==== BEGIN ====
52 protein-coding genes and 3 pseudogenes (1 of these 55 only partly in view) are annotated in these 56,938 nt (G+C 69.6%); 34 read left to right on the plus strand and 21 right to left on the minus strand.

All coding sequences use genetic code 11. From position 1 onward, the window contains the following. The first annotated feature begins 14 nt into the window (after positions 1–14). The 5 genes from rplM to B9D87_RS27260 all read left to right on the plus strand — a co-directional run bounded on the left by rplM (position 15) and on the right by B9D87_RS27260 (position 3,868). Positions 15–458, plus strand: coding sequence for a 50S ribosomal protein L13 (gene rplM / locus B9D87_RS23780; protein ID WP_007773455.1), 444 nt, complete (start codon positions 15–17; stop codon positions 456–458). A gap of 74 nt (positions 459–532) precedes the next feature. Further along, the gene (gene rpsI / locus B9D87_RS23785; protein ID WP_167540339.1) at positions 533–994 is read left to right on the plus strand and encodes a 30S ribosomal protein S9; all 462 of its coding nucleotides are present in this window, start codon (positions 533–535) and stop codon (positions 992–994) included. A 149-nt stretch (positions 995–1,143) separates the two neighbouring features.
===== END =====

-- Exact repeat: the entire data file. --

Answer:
52 protein-coding genes and 3 pseudogenes (1 of these 55 only partly in view) are annotated in these 56,938 nt (G+C 69.6%); 34 read left to right on the plus strand and 21 right to left on the minus strand.

All coding sequences use genetic code 11. From position 1 onward, the window contains the following. The first annotated feature begins 14 nt into the window (after positions 1–14). The 5 genes from rplM to B9D87_RS27260 all read left to right on the plus strand — a co-directional run bounded on the left by rplM (position 15) and on the right by B9D87_RS27260 (position 3,868). Positions 15–458, plus strand: coding sequence for a 50S ribosomal protein L13 (gene rplM / locus B9D87_RS23780; protein ID WP_007773455.1), 444 nt, complete (start codon positions 15–17; stop codon positions 456–458). A gap of 74 nt (positions 459–532) precedes the next feature. Further along, the gene (gene rpsI / locus B9D87_RS23785; protein ID WP_167540339.1) at positions 533–994 is read left to right on the plus strand and encodes a 30S ribosomal protein S9; all 462 of its coding nucleotides are present in this window, start codon (positions 533–535) and stop codon (positions 992–994) included. A 149-nt stretch (positions 995–1,143) separates the two neighbouring features.